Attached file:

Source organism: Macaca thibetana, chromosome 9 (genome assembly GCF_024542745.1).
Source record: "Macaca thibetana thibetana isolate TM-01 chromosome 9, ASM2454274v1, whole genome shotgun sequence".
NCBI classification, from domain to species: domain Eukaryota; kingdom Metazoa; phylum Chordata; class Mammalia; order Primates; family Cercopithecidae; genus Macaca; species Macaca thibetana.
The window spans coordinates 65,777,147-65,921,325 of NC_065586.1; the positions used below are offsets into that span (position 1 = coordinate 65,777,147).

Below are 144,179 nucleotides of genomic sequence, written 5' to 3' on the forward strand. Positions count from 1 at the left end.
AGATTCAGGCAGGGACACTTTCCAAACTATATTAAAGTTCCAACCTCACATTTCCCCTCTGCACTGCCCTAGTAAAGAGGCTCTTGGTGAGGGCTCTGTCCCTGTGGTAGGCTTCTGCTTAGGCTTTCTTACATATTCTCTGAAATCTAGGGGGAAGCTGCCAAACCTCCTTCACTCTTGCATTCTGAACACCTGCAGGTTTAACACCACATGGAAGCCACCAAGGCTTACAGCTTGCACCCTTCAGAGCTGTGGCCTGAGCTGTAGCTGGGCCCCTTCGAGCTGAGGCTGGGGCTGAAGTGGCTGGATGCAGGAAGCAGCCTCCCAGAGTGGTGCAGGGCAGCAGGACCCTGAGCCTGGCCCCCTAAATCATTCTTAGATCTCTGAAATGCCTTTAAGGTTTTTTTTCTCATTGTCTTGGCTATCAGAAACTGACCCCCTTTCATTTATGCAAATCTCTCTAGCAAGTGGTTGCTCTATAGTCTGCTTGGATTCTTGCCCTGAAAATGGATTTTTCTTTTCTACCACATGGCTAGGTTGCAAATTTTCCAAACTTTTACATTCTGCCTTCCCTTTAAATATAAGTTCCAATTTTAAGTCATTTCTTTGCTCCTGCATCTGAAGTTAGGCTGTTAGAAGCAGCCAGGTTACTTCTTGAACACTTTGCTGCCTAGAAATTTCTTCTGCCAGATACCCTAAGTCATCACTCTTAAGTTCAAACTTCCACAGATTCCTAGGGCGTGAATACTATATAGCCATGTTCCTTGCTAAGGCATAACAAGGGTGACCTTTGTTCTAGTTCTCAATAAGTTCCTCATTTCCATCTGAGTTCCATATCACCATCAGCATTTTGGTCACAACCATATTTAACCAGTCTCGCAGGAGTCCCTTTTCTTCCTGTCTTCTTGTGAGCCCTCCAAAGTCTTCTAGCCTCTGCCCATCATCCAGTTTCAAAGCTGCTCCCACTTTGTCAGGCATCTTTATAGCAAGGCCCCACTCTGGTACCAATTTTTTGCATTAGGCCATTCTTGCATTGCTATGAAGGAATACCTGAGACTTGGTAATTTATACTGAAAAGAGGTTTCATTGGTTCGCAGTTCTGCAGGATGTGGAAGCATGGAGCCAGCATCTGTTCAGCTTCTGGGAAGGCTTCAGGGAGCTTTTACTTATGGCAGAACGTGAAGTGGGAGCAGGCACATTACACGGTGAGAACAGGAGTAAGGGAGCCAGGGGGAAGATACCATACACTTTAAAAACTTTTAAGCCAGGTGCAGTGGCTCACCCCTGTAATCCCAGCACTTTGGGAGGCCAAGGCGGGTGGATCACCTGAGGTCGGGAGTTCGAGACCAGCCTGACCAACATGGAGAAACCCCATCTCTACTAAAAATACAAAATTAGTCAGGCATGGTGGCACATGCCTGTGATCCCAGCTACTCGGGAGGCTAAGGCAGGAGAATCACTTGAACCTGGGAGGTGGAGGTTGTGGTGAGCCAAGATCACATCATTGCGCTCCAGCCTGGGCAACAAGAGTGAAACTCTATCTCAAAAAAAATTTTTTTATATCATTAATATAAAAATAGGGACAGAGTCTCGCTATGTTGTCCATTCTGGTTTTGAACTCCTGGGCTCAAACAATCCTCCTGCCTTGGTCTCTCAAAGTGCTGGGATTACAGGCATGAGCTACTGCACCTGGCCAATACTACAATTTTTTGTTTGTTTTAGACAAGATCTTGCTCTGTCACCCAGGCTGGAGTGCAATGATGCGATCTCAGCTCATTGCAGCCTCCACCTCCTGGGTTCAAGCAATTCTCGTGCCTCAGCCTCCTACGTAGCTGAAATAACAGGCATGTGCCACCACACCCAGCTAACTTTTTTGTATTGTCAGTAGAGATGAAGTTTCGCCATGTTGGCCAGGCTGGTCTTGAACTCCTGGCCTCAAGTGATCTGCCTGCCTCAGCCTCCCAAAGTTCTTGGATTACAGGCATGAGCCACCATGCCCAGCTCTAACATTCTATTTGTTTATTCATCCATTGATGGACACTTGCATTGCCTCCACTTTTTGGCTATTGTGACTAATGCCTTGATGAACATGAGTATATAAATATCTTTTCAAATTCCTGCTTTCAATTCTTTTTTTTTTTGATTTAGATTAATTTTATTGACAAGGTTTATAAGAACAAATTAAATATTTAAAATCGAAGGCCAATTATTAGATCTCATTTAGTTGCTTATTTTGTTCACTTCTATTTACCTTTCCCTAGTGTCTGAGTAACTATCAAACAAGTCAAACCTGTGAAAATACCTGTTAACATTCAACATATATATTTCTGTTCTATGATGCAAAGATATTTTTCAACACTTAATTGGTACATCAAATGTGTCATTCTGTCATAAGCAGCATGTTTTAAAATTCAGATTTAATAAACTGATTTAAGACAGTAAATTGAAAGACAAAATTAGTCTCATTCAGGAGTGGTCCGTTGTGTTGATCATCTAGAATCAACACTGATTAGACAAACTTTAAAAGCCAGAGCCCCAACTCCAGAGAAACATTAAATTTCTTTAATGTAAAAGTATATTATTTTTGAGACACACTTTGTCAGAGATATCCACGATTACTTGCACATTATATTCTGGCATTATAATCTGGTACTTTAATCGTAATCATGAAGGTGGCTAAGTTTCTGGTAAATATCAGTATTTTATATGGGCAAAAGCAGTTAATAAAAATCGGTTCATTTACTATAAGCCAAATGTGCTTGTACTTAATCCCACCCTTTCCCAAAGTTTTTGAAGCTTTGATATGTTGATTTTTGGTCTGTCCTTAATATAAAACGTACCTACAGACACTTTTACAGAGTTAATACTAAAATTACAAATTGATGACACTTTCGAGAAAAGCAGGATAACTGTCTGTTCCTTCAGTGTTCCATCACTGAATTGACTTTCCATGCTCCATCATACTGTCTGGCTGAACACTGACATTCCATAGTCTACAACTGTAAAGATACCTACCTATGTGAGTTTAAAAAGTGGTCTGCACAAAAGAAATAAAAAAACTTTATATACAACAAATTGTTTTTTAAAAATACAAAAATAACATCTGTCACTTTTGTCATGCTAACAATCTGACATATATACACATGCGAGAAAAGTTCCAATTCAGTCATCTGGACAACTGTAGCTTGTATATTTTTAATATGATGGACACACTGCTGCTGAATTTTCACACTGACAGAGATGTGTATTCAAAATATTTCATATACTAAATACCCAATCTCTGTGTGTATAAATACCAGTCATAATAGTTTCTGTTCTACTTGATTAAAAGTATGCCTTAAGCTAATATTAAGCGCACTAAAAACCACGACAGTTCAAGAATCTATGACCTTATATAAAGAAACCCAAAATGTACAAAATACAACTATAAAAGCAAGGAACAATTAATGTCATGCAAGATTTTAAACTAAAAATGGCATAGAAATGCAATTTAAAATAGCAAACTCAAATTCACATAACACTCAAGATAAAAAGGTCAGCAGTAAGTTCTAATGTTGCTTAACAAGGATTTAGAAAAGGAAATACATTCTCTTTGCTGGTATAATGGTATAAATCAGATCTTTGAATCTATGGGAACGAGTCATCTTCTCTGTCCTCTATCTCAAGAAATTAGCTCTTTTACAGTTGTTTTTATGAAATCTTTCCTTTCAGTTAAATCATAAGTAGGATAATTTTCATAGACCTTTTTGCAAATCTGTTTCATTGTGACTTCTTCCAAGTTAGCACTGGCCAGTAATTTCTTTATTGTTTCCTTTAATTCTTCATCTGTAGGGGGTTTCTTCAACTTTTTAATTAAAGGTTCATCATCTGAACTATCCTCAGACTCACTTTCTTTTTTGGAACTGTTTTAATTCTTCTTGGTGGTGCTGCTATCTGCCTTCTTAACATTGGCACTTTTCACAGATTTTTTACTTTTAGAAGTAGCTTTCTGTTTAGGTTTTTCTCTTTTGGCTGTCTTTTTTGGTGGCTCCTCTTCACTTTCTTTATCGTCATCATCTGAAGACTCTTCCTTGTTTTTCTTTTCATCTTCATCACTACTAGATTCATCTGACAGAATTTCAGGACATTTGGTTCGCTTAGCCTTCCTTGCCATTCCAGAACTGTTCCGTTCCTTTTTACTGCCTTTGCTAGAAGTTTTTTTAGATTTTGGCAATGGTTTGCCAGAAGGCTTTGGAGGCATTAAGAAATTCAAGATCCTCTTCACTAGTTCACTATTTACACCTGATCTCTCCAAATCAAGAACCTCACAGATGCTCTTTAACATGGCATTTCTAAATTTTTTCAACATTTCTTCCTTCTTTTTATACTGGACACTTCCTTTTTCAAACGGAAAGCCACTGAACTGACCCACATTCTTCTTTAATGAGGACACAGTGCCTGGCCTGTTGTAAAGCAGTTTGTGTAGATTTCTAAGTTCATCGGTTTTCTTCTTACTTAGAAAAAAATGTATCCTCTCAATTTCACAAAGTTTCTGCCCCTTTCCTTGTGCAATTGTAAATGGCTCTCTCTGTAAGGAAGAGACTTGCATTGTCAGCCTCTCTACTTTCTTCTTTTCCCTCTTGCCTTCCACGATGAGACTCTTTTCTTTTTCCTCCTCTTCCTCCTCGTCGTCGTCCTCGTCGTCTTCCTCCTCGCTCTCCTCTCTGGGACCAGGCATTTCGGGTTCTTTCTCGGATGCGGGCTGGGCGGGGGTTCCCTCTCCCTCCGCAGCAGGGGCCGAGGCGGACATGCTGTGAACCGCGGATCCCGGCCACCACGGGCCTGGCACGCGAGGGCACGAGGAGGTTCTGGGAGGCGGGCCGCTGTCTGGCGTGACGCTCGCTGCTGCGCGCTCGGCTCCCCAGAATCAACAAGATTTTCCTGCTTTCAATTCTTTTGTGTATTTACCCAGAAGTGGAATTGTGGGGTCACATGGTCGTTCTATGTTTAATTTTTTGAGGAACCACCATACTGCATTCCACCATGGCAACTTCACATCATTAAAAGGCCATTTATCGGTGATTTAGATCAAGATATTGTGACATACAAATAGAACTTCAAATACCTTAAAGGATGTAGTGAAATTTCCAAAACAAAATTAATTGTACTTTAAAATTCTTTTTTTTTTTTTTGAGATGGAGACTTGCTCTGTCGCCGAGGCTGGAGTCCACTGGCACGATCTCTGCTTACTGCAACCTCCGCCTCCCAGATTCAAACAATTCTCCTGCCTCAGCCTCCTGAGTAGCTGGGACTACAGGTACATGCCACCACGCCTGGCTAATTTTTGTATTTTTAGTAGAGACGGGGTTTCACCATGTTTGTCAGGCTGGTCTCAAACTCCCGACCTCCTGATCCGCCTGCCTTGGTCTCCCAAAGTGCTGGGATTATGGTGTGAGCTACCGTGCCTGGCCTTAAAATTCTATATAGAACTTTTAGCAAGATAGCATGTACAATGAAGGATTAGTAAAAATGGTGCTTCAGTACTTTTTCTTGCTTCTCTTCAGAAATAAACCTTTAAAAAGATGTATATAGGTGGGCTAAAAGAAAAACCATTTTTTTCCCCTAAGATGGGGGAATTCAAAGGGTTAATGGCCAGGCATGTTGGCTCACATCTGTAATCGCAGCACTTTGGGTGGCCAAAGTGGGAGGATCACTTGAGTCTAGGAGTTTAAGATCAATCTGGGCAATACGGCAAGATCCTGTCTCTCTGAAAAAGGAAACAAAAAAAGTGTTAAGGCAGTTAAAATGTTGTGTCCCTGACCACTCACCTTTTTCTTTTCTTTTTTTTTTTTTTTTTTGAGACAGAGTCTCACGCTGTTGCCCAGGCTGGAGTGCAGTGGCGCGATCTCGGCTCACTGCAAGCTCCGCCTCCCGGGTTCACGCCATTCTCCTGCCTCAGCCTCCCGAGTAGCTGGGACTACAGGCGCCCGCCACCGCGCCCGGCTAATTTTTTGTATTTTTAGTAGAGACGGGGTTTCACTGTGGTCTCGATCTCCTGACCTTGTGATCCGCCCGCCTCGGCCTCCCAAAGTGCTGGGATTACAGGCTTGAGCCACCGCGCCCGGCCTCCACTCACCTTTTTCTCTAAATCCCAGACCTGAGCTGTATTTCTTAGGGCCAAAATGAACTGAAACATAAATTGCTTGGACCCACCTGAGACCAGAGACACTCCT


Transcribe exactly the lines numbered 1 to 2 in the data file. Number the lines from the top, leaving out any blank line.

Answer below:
Source organism: Macaca thibetana, chromosome 9 (genome assembly GCF_024542745.1).
Source record: "Macaca thibetana thibetana isolate TM-01 chromosome 9, ASM2454274v1, whole genome shotgun sequence".